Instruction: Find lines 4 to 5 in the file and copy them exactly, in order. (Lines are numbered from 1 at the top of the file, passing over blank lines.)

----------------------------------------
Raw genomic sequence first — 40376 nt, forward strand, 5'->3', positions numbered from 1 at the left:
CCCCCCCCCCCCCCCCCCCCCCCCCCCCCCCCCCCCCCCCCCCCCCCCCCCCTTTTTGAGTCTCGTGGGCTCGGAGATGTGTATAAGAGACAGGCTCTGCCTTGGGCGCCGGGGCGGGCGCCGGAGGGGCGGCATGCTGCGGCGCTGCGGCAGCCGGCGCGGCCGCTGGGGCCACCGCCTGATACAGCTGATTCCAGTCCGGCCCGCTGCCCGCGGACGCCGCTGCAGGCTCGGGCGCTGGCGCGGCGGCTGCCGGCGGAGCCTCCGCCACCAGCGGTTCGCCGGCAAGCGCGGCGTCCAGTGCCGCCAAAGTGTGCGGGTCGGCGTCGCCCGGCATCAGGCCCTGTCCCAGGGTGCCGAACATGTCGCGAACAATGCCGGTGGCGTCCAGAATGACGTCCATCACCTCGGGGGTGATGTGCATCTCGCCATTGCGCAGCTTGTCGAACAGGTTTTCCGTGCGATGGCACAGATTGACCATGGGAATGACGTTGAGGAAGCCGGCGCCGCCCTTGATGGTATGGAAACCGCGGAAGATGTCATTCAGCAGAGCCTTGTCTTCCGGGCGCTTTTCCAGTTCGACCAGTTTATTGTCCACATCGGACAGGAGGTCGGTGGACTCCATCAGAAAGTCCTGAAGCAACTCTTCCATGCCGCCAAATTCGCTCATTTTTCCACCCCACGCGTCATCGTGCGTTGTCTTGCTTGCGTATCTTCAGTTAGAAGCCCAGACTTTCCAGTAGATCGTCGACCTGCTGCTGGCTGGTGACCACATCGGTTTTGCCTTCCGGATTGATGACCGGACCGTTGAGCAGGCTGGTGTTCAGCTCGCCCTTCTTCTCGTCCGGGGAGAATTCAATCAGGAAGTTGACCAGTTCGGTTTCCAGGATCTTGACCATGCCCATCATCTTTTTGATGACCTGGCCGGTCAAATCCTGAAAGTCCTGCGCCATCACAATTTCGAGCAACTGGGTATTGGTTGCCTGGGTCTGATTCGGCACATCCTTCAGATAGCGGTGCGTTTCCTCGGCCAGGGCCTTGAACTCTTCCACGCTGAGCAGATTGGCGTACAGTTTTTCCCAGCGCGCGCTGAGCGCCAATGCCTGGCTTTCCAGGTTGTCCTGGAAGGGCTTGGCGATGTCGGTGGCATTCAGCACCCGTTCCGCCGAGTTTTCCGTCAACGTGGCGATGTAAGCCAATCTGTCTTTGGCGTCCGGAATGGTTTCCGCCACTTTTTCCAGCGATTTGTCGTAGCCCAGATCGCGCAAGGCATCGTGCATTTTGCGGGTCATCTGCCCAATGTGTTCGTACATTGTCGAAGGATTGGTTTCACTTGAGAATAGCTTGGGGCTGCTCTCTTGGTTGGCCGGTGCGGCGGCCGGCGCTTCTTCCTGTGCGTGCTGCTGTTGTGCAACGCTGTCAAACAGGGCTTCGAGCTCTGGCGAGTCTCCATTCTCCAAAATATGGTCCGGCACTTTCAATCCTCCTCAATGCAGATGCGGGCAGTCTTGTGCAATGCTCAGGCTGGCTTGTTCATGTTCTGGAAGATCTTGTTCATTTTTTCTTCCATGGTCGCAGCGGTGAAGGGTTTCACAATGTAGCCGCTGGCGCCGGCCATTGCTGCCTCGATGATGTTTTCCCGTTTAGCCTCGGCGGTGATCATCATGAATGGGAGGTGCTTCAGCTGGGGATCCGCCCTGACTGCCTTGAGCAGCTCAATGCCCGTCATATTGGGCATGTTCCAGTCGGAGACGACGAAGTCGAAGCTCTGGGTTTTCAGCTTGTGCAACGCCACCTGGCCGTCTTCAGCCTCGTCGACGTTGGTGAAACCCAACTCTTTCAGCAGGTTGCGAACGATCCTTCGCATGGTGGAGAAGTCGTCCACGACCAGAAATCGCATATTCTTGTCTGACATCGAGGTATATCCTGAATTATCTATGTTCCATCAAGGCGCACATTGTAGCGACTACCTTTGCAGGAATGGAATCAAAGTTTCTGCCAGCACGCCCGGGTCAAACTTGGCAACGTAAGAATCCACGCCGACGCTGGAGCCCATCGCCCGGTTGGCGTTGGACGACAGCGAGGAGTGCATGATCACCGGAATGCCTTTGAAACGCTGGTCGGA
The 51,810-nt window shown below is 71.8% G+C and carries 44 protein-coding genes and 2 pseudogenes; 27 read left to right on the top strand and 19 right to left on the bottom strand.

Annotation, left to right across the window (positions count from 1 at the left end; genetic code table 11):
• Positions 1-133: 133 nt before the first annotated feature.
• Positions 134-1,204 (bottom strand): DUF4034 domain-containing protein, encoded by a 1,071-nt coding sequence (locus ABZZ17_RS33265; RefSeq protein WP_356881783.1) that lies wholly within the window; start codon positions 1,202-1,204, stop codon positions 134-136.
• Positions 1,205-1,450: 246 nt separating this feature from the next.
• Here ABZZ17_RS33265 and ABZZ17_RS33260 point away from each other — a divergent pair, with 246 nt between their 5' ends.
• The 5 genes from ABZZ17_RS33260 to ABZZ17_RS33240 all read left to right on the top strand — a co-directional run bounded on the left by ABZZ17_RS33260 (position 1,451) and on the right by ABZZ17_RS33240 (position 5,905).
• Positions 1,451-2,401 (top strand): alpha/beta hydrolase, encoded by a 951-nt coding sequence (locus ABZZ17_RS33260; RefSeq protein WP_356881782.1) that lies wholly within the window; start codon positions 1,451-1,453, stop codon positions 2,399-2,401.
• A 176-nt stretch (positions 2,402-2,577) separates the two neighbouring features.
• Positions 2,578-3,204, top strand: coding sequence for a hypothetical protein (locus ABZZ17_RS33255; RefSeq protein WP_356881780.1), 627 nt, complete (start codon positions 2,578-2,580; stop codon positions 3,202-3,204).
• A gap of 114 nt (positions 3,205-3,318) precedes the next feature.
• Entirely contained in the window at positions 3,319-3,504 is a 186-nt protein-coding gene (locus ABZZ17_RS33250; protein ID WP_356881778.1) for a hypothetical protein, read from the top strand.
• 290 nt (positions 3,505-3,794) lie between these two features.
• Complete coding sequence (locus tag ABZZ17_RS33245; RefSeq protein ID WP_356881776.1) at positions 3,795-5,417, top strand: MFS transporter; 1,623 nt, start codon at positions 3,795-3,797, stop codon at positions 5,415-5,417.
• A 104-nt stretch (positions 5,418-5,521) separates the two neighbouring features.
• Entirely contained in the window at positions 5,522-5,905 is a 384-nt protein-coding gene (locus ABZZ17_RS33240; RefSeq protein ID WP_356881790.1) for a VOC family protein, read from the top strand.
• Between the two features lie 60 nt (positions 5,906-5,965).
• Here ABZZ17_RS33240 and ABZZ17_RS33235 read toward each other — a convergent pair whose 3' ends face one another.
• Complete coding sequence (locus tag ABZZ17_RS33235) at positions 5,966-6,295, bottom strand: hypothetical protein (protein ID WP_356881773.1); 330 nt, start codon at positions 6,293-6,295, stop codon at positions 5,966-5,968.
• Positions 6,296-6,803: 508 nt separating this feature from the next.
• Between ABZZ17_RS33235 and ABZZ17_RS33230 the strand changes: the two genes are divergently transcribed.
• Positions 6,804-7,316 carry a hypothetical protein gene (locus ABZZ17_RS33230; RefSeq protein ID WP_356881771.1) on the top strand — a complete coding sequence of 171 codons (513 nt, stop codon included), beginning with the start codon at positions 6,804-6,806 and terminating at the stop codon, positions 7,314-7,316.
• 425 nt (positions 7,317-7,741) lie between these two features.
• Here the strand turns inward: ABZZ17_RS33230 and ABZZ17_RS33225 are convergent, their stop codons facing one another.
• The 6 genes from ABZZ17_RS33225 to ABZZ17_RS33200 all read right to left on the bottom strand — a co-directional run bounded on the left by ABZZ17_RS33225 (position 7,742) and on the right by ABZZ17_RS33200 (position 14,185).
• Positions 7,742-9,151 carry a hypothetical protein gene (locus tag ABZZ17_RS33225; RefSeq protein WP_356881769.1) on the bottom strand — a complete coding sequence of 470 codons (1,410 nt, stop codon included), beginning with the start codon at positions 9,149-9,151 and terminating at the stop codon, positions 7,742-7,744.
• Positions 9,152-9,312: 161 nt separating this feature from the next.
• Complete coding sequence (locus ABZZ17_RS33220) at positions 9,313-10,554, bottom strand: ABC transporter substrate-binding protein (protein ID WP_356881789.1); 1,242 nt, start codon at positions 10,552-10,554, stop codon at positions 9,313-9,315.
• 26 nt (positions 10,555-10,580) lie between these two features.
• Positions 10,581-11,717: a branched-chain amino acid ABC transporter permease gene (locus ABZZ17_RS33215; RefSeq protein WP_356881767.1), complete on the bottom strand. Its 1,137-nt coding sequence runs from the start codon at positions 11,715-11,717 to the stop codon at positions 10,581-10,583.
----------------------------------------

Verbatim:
Annotation, left to right across the window (positions count from 1 at the left end; genetic code table 11):
• Positions 1-133: 133 nt before the first annotated feature.